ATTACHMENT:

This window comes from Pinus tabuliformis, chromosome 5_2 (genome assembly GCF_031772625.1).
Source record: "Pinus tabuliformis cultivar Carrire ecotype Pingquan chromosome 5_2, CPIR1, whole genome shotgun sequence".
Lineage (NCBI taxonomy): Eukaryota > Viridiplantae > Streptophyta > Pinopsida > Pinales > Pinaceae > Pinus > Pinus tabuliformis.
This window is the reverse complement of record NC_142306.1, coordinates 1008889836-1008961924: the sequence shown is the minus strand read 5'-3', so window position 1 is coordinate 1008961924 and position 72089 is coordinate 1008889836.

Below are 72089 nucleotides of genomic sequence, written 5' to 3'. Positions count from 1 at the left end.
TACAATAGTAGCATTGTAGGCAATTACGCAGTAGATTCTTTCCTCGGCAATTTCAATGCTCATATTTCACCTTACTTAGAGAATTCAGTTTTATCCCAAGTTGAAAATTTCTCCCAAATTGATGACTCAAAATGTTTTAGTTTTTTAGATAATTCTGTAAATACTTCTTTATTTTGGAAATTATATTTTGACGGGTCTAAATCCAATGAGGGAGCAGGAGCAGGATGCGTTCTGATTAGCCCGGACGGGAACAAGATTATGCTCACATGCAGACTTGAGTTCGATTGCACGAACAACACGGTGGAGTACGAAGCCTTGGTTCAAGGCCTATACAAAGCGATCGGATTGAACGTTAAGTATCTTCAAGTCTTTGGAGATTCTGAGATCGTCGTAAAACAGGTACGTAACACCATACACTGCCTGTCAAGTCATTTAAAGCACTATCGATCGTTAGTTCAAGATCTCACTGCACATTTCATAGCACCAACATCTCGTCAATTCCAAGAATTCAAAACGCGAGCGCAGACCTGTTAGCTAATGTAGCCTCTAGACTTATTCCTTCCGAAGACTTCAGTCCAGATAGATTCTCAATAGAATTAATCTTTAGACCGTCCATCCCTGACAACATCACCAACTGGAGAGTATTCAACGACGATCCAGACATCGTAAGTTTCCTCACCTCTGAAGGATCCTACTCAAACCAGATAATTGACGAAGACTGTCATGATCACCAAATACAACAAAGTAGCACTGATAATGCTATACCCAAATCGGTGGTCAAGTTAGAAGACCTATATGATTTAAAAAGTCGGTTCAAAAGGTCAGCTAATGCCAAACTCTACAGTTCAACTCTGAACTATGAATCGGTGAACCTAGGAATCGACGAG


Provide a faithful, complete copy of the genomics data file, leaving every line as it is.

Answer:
This window comes from Pinus tabuliformis, chromosome 5_2 (genome assembly GCF_031772625.1).
Source record: "Pinus tabuliformis cultivar Carrire ecotype Pingquan chromosome 5_2, CPIR1, whole genome shotgun sequence".
Lineage (NCBI taxonomy): Eukaryota > Viridiplantae > Streptophyta > Pinopsida > Pinales > Pinaceae > Pinus > Pinus tabuliformis.
This window is the reverse complement of record NC_142306.1, coordinates 1008889836-1008961924: the sequence shown is the minus strand read 5'-3', so window position 1 is coordinate 1008961924 and position 72089 is coordinate 1008889836.

Below are 72089 nucleotides of genomic sequence, written 5' to 3'. Positions count from 1 at the left end.
TACAATAGTAGCATTGTAGGCAATTACGCAGTAGATTCTTTCCTCGGCAATTTCAATGCTCATATTTCACCTTACTTAGAGAATTCAGTTTTATCCCAAGTTGAAAATTTCTCCCAAATTGATGACTCAAAATGTTTTAGTTTTTTAGATAATTCTGTAAATACTTCTTTATTTTGGAAATTATATTTTGACGGGTCTAAATCCAATGAGGGAGCAGGAGCAGGATGCGTTCTGATTAGCCCGGACGGGAACAAGATTATGCTCACATGCAGACTTGAGTTCGATTGCACGAACAACACGGTGGAGTACGAAGCCTTGGTTCAAGGCCTATACAAAGCGATCGGATTGAACGTTAAGTATCTTCAAGTCTTTGGAGATTCTGAGATCGTCGTAAAACAGGTACGTAACACCATACACTGCCTGTCAAGTCATTTAAAGCACTATCGATCGTTAGTTCAAGATCTCACTGCACATTTCATAGCACCAACATCTCGTCAATTCCAAGAATTCAAAACGCGAGCGCAGACCTGTTAGCTAATGTAGCCTCTAGACTTATTCCTTCCGAAGACTTCAGTCCAGATAGATTCTCAATAGAATTAATCTTTAGACCGTCCATCCCTGACAACATCACCAACTGGAGAGTATTCAACGACGATCCAGACATCGTAAGTTTCCTCACCTCTGAAGGATCCTACTCAAACCAGATAATTGACGAAGACTGTCATGATCACCAAATACAACAAAGTAGCACTGATAATGCTATACCCAAATCGGTGGTCAAGTTAGAAGACCTATATGATTTAAAAAGTCGGTTCAAAAGGTCAGCTAATGCCAAACTCTACAGTTCAACTCTGAACTATGAATCGGTGAACCTAGGAATCGACGAG